New Era For Dog’s Heart Problems

The release of the results of a three-year study will delight vets and dog owners alike as it means dogs could live a happy life for longer.

The study showed that dogs who suffer from the most common heart failure can live a huge 91 per cent longer if treated with the product Vetmedin(R) (pimobendan) when compared with a different common treatment.

The QUEST (Quality of Life and Extension of Survival Time) study was published in the latest issue of the Journal of Veterinary Internal Medicine and marks a real milestone in the development of dog cardiac health.

Experts say that 25 per cent of all small to medium sized dogs who live beyond seven years old are likely to suffer from heart disease at some point. 75 per cent of these cases are caused by myxomatous mitral valve disease (MMVD), which is also known as “endocardiosis” or “valvular insufficiency”.

One of the lead-investigators in the study, a Veterinary Cardiology Specialist called Adrian Boswood from the Royal Veterinary College in London, said:

With QUEST demonstrating that dogs treated with Vetmedin(R) live on average nearly twice as long as those on benazepril(1), it is now time for us as veterinary cardiologists and practising veterinarians to look again at how we are treating our patients suffering from this serious condition.

Dr. Michael O’Grady from the Ontario Veterinary College, University of Guelph, also a lead-investigator on the study added:

The QUEST study provides compelling evidence that dogs with the most common form of heart failure should be receiving Vetmedin(R) as an essential part of their treatment regimen.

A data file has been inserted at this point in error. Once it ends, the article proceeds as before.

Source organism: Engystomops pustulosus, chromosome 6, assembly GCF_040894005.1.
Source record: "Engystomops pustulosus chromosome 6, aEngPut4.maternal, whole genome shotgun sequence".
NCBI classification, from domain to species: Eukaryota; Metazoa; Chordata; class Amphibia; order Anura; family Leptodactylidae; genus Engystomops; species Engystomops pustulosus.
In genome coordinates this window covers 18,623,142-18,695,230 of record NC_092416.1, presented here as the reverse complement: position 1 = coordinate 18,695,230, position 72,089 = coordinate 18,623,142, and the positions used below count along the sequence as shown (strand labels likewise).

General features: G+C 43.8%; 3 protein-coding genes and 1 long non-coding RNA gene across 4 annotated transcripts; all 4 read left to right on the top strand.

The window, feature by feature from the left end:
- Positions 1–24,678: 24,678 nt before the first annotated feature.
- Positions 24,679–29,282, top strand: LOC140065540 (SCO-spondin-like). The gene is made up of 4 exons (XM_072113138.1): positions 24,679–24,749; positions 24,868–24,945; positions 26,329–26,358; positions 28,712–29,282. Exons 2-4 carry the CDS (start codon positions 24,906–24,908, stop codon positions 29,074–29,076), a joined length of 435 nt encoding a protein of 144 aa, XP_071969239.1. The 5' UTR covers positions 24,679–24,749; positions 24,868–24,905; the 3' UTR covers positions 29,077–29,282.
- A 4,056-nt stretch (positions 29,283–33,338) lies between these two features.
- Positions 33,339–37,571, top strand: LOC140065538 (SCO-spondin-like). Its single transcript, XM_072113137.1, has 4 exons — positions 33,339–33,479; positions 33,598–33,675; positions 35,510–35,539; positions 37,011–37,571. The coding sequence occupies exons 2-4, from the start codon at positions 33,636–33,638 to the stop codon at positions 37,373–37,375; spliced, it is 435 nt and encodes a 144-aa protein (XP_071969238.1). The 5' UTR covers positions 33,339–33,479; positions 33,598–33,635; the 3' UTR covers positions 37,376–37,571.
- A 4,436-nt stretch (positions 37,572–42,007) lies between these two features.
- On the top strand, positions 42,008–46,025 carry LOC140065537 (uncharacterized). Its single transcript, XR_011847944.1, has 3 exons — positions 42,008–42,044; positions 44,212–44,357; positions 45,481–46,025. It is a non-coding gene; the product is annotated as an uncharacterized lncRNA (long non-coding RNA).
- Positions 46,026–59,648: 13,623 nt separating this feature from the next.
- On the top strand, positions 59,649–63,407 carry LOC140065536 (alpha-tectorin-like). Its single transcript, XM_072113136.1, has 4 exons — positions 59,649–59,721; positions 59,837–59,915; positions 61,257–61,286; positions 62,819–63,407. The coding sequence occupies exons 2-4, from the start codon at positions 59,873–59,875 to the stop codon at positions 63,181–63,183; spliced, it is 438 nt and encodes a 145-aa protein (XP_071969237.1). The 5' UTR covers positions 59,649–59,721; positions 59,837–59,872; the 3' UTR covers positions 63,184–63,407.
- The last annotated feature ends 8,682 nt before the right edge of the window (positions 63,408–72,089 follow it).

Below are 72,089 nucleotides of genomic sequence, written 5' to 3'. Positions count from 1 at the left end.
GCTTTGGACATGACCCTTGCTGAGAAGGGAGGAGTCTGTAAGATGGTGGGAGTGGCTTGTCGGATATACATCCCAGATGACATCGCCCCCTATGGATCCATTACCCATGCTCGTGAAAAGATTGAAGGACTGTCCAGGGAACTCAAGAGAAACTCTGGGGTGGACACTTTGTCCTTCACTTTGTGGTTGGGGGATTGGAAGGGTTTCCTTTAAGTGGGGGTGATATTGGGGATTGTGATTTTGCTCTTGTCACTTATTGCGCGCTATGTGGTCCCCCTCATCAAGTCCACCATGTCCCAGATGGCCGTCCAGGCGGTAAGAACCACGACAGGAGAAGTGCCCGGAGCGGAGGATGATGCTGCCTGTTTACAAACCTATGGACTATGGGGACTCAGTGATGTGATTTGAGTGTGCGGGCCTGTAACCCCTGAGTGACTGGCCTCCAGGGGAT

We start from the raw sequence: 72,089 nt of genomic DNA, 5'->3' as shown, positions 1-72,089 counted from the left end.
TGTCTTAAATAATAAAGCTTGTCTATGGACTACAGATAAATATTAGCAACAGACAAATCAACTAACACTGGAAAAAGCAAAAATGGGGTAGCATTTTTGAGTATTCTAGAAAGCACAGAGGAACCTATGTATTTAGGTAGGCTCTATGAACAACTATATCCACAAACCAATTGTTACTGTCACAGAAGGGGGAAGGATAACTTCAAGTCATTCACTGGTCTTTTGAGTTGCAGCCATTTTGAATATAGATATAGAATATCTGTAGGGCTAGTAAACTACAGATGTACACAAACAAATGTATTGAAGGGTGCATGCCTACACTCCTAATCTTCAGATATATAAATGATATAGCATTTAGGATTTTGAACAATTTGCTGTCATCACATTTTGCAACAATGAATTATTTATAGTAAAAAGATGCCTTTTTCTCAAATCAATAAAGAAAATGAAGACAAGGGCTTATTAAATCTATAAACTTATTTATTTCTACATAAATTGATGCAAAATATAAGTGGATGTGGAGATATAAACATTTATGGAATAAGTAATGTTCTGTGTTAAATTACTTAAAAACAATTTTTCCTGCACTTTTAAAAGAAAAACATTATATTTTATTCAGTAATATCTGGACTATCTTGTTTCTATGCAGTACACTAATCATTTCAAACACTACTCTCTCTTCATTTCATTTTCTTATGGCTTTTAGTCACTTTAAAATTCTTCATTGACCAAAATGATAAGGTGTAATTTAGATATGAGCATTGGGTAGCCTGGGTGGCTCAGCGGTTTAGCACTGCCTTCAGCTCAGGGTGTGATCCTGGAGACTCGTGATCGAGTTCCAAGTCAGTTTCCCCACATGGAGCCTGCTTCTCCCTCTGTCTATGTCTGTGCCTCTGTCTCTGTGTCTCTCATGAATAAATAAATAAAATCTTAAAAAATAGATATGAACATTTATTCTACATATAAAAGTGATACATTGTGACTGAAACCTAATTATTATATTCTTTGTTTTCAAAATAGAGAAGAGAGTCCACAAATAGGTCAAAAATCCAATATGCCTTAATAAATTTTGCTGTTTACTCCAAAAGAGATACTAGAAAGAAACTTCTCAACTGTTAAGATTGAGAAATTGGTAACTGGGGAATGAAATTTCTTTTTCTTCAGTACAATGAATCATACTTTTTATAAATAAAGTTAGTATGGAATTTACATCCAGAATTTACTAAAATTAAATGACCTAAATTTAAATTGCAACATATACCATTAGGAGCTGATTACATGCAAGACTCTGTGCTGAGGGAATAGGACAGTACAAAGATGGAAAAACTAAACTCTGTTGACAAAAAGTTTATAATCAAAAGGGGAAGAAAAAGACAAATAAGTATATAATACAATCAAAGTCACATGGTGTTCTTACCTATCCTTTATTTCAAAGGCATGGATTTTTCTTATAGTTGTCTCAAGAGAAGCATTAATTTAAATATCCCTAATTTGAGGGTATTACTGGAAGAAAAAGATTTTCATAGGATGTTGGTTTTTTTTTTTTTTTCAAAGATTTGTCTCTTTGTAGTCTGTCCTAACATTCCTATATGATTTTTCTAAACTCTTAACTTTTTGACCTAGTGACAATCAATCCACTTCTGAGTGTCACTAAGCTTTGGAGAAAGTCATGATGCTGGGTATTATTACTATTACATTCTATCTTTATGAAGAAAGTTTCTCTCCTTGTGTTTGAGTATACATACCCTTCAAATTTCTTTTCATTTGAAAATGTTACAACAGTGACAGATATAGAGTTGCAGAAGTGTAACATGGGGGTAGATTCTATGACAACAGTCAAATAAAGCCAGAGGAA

This QUEST trial is the largest international study so far conducted that looked at the treatment of congestive heart failure (CHF) caused by MMVD. They studied 260 dogs in eleven different countries over a three year period, crossing three continents.

32 independent veterinary cardiologists conducted the study, including veterinarians from France, Germany, the UK, Australia and Canada, plus other countries.

CHF caused by MMVD is found most commonly in small breeds of dogs when they get older, such as Dachshunds, Chihuahua, Poodles and Cavalier King Charles Spaniels.

Symptoms for owners to watch for with this type of heart failure include a reduced tolerance of exercise, coughing, anxiety, laboured breathing and restlessness through the night. If a dog owner sees these sorts of symptoms, then they should take their dogs to the vet for assessment.

Jens Häggström, Professor of Veterinary Internal Medicine, University of Uppsala, said:

Dog owners should be encouraged by the results of the QUEST study, as it demonstrates an important treatment option for lengthening a dog’s life when it has this common, debilitating and life-threatening heart condition.

One owner of an eight year old King Charles Spaniel, Fern, who is currently being treated with VetMedin®, Sally Copland said:

With our dogs being so important to our families, we owners should do all we can to make sure our pets are receiving the most effective treatment. None of us want our pets’ lives unnecessarily cut short.

Couldn’t agree more! Further information is available on the QUEST study and CHF caused by MMVD at the official trial website.